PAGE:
Overall, I gave this book five stars. I loved listening to the Audiobook, I thought it was creative and fun to have the Try Guys narrate it. It was a unique listening experience that I have never had before. I loved the lessons that came out of the stories. I appreciated the vulnerability, and I enjoyed hearing more about their lives. Even though I wish some of the stories had more content and meaning to them, I am not going to deduct a star simply because I love this book so much.

Soul of the Sword

Soul of the Sword (Shadow of the Fox, #2) by Julie Kagawa       

My rating: five stars

Genre: YA Fantasy

Edition: Hardback

Goodreads Summary: One thousand years ago, a wish was made to the Harbinger of Change and a sword of rage and lightning was forged. Kamigoroshi. The Godslayer. It had one task: to seal away the powerful demon Hakaimono.

Now he has broken free.

Kitsune shapeshifter Yumeko has one task: to take her piece of the ancient and powerful scroll to the Steel Feather temple in order to prevent the summoning of the Harbinger of Change, the great Kami Dragon who will grant one wish to whomever holds the Scroll of a Thousand Prayers. But she has a new enemy now. The demon Hakaimono, who for centuries was trapped in a cursed sword, has escaped and possessed the boy she thought would protect her, Kage Tatsumi of the Shadow Clan.

Hakaimono has done the unthinkable and joined forces with the Master of Demons in order to break the curse of the sword and set himself free. To overthrow the empire and cover the land in darkness, they need one thing: the Scroll of a Thousand Prayers. As the paths of Yumeko and the possessed Tatsumi cross once again, the entire empire will be thrown into chaos.

Shadow of the Fox left at such a cliffhanger I wanted to start Soul of the Sword as soon as possible, I just needed to know what happens! Especially since the last book just recently came out in hardback, it would be great to read the whole series this year.

Likes: In this book Yumeko seems to have matured and grown from the events that took place in Shadow of the Fox. I like seeing this change in her, it shows how seriously she is taking this quest she is on, and how seriously she is taking what happened to Tatsumi. She is not only more mature outwardly, she is also trying to look inward and come to terms with who she is. I love that we see this internal struggle and how she is trying to become more comfortable with who she is. That was a beautiful aspect to the story. Another thing that I liked was how much was shown of the other character’s backstories and thoughts. Relationships form and growth happens in these side characters and I love that. This book has continuous world building and goes more in-depth about the history and magic of the land. The new creatures that are shown are awesome, I loved that we got to see more!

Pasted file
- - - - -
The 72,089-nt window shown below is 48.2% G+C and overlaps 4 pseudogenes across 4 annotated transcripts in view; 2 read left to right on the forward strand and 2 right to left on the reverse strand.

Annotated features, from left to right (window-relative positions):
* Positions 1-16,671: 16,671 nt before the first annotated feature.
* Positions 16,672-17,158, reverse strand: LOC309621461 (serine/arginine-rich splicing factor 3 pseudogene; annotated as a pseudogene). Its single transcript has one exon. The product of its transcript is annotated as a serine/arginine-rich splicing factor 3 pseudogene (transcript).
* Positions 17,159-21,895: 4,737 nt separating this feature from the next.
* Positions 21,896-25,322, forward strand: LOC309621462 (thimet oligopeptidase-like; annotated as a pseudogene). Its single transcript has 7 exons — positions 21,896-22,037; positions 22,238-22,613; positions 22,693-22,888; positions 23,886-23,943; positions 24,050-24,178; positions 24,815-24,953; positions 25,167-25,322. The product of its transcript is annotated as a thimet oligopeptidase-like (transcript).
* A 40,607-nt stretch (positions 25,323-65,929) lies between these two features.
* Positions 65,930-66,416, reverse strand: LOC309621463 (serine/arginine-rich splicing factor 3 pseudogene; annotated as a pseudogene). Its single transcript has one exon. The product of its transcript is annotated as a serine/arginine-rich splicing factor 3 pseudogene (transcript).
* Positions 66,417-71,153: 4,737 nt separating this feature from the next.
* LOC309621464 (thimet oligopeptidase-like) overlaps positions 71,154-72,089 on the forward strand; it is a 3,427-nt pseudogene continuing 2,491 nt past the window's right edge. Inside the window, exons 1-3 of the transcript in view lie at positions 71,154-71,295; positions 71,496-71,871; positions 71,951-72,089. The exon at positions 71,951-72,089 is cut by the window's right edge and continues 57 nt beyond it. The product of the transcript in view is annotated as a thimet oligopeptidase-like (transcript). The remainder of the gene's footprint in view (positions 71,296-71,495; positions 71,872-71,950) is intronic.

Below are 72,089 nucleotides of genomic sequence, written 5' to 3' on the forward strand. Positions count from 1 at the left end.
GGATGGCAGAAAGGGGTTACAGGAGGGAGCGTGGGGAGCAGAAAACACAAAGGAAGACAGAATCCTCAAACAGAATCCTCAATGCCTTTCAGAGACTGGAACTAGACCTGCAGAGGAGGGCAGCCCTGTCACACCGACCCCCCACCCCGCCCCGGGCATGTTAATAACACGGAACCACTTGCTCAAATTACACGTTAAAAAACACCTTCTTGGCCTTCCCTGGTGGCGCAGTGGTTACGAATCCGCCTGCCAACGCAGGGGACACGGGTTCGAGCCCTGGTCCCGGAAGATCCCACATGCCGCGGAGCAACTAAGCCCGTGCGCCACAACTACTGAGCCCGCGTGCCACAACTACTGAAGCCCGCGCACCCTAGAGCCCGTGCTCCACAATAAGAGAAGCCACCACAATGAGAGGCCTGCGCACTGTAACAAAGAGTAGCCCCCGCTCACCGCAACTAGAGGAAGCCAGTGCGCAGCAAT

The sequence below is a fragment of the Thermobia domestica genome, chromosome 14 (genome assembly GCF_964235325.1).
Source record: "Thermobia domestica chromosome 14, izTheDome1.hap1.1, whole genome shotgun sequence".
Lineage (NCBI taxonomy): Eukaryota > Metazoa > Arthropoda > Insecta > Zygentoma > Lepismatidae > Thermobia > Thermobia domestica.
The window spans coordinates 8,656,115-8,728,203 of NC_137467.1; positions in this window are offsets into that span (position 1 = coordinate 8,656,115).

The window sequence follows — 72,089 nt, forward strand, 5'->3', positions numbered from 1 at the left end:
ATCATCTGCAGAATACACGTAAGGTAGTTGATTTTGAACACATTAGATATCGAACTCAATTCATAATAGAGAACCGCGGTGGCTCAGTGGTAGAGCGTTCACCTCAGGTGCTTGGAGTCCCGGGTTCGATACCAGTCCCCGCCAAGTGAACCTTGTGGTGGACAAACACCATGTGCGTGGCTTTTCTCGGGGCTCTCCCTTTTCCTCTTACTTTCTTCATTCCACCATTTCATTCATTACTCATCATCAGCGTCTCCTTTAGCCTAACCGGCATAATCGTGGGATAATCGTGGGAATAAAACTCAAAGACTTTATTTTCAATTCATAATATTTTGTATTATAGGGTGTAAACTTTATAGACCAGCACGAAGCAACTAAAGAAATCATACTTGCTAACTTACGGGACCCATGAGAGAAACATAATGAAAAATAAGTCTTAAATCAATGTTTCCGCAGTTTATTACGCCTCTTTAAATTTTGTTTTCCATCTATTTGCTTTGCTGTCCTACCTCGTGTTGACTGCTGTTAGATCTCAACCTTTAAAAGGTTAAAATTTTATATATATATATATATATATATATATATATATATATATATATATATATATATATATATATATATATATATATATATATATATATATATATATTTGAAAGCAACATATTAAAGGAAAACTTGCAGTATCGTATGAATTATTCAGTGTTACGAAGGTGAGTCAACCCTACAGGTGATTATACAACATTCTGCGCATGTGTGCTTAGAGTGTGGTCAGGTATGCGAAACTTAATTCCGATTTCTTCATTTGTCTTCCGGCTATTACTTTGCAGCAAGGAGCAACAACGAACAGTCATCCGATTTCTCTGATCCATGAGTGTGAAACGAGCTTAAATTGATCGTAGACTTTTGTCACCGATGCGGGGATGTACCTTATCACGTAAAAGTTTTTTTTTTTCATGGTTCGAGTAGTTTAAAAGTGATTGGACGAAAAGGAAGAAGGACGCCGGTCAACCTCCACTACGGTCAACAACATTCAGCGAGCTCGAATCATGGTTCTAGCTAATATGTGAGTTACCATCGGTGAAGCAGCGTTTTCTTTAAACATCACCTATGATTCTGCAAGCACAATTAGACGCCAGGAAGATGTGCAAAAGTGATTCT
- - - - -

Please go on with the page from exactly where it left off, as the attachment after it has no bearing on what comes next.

Dislikes: In this book there is a character that is shown every once and a while and this character is a complete mystery. They were a mystery in the first book and still are throughout this second book. I like that we get to learn more about them, however, I wish that more would have been shown. This is just a personal preference that I feel like there was a lot left out that should have been added about this character, however, I am guessing that this character will become more prevalent in the last book which is why I am not that upset about it.

Overall, I enjoyed this book a ton. The characters are so much fun, and I love that this story has a lot of growth and self-reflection for each character. I love the new creatures that we see, and I like how we get different POVs that weren’t shown previously. I do wish that a certain character would have been flushed out more, but I am hoping that they are in the next book.

The Last Wish

The Last Wish (The Witcher, #.5) by Andrzej Sapkowski

My rating: three stars

Genre: Adult Fantasy

Edition: Kindle

Goodreads Summary: Geralt the Witcher — revered and hated — holds the line against the monsters plaguing humanity in this collection of adventures in the New York Times bestselling series that inspired the Netflix show and the hit video games.

Geralt is a Witcher, a man whose magic powers, enhanced by long training and a mysterious elixir, have made him a brilliant fighter and a merciless assassin. Yet he is no ordinary murderer: his targets are the multifarious monsters and vile fiends that ravage the land and attack the innocent.

But not everything monstrous-looking is evil and not everything fair is good…and in every fairy tale there is a grain of truth.